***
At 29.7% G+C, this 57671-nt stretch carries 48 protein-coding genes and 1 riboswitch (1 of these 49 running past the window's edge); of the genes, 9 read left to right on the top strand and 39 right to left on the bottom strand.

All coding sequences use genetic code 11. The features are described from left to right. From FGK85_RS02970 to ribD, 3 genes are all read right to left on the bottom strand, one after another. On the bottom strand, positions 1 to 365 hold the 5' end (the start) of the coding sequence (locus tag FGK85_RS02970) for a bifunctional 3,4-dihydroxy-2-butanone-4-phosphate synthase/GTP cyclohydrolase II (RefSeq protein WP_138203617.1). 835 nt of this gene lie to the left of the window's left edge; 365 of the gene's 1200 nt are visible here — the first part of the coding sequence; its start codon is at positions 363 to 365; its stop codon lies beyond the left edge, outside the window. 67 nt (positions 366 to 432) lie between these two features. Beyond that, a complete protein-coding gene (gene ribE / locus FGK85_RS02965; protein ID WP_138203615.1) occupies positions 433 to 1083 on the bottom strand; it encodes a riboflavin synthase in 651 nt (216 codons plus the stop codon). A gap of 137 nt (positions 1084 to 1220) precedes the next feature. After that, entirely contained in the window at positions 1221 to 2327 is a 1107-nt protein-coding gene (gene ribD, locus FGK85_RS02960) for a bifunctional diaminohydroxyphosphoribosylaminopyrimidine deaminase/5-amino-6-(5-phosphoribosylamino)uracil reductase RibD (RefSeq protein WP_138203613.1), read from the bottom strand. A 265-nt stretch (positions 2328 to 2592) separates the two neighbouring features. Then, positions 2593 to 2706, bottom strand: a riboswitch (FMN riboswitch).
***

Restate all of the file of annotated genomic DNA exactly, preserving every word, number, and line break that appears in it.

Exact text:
At 29.7% G+C, this 57671-nt stretch carries 48 protein-coding genes and 1 riboswitch (1 of these 49 running past the window's edge); of the genes, 9 read left to right on the top strand and 39 right to left on the bottom strand.

All coding sequences use genetic code 11. The features are described from left to right. From FGK85_RS02970 to ribD, 3 genes are all read right to left on the bottom strand, one after another. On the bottom strand, positions 1 to 365 hold the 5' end (the start) of the coding sequence (locus tag FGK85_RS02970) for a bifunctional 3,4-dihydroxy-2-butanone-4-phosphate synthase/GTP cyclohydrolase II (RefSeq protein WP_138203617.1). 835 nt of this gene lie to the left of the window's left edge; 365 of the gene's 1200 nt are visible here — the first part of the coding sequence; its start codon is at positions 363 to 365; its stop codon lies beyond the left edge, outside the window. 67 nt (positions 366 to 432) lie between these two features. Beyond that, a complete protein-coding gene (gene ribE / locus FGK85_RS02965; protein ID WP_138203615.1) occupies positions 433 to 1083 on the bottom strand; it encodes a riboflavin synthase in 651 nt (216 codons plus the stop codon). A gap of 137 nt (positions 1084 to 1220) precedes the next feature. After that, entirely contained in the window at positions 1221 to 2327 is a 1107-nt protein-coding gene (gene ribD, locus FGK85_RS02960) for a bifunctional diaminohydroxyphosphoribosylaminopyrimidine deaminase/5-amino-6-(5-phosphoribosylamino)uracil reductase RibD (RefSeq protein WP_138203613.1), read from the bottom strand. A 265-nt stretch (positions 2328 to 2592) separates the two neighbouring features. Then, positions 2593 to 2706, bottom strand: a riboswitch (FMN riboswitch).